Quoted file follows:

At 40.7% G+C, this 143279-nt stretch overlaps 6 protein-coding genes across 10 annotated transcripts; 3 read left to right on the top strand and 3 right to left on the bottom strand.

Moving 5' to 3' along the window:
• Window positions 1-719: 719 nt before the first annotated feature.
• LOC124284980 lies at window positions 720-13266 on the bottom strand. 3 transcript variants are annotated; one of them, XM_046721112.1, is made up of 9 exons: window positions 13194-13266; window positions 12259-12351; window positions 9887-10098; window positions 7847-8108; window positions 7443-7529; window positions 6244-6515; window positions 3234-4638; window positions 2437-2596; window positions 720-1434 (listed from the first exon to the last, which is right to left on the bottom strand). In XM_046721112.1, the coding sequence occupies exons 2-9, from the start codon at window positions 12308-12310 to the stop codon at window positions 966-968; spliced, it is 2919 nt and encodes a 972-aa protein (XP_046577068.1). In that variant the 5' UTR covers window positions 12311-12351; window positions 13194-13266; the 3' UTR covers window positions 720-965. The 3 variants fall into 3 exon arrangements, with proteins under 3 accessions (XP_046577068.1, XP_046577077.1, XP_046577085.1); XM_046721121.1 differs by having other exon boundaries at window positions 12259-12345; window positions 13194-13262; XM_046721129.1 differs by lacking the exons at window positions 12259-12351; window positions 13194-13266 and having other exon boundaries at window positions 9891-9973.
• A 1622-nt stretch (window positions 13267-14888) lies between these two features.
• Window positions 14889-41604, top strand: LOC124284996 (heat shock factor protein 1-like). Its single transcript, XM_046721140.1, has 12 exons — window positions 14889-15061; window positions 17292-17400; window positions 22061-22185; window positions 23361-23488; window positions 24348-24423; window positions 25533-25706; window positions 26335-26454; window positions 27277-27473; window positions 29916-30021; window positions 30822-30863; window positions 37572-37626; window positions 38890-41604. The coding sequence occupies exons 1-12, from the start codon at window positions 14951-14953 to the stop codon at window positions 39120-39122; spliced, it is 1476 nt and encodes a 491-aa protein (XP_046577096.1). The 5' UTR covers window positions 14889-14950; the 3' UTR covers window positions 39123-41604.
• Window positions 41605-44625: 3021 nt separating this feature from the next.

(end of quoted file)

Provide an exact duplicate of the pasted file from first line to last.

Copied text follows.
At 40.7% G+C, this 143279-nt stretch overlaps 6 protein-coding genes across 10 annotated transcripts; 3 read left to right on the top strand and 3 right to left on the bottom strand.

Moving 5' to 3' along the window:
• Window positions 1-719: 719 nt before the first annotated feature.
• LOC124284980 lies at window positions 720-13266 on the bottom strand. 3 transcript variants are annotated; one of them, XM_046721112.1, is made up of 9 exons: window positions 13194-13266; window positions 12259-12351; window positions 9887-10098; window positions 7847-8108; window positions 7443-7529; window positions 6244-6515; window positions 3234-4638; window positions 2437-2596; window positions 720-1434 (listed from the first exon to the last, which is right to left on the bottom strand). In XM_046721112.1, the coding sequence occupies exons 2-9, from the start codon at window positions 12308-12310 to the stop codon at window positions 966-968; spliced, it is 2919 nt and encodes a 972-aa protein (XP_046577068.1). In that variant the 5' UTR covers window positions 12311-12351; window positions 13194-13266; the 3' UTR covers window positions 720-965. The 3 variants fall into 3 exon arrangements, with proteins under 3 accessions (XP_046577068.1, XP_046577077.1, XP_046577085.1); XM_046721121.1 differs by having other exon boundaries at window positions 12259-12345; window positions 13194-13262; XM_046721129.1 differs by lacking the exons at window positions 12259-12351; window positions 13194-13266 and having other exon boundaries at window positions 9891-9973.
• A 1622-nt stretch (window positions 13267-14888) lies between these two features.
• Window positions 14889-41604, top strand: LOC124284996 (heat shock factor protein 1-like). Its single transcript, XM_046721140.1, has 12 exons — window positions 14889-15061; window positions 17292-17400; window positions 22061-22185; window positions 23361-23488; window positions 24348-24423; window positions 25533-25706; window positions 26335-26454; window positions 27277-27473; window positions 29916-30021; window positions 30822-30863; window positions 37572-37626; window positions 38890-41604. The coding sequence occupies exons 1-12, from the start codon at window positions 14951-14953 to the stop codon at window positions 39120-39122; spliced, it is 1476 nt and encodes a 491-aa protein (XP_046577096.1). The 5' UTR covers window positions 14889-14950; the 3' UTR covers window positions 39123-41604.
• Window positions 41605-44625: 3021 nt separating this feature from the next.